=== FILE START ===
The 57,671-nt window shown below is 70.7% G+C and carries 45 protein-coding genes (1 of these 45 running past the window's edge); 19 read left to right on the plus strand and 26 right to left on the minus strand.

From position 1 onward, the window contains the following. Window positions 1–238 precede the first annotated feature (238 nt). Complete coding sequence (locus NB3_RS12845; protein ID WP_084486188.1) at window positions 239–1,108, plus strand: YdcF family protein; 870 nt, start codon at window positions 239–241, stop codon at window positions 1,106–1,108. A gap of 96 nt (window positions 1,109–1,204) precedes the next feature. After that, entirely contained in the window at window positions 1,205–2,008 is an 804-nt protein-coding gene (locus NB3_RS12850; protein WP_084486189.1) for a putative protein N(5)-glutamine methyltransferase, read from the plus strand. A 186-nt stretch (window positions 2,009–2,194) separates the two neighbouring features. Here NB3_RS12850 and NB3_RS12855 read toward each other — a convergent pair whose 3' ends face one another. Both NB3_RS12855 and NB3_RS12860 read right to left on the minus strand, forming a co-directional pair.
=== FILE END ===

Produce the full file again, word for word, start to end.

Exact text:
The 57,671-nt window shown below is 70.7% G+C and carries 45 protein-coding genes (1 of these 45 running past the window's edge); 19 read left to right on the plus strand and 26 right to left on the minus strand.

From position 1 onward, the window contains the following. Window positions 1–238 precede the first annotated feature (238 nt). Complete coding sequence (locus NB3_RS12845; protein ID WP_084486188.1) at window positions 239–1,108, plus strand: YdcF family protein; 870 nt, start codon at window positions 239–241, stop codon at window positions 1,106–1,108. A gap of 96 nt (window positions 1,109–1,204) precedes the next feature. After that, entirely contained in the window at window positions 1,205–2,008 is an 804-nt protein-coding gene (locus NB3_RS12850; protein WP_084486189.1) for a putative protein N(5)-glutamine methyltransferase, read from the plus strand. A 186-nt stretch (window positions 2,009–2,194) separates the two neighbouring features. Here NB3_RS12850 and NB3_RS12855 read toward each other — a convergent pair whose 3' ends face one another. Both NB3_RS12855 and NB3_RS12860 read right to left on the minus strand, forming a co-directional pair.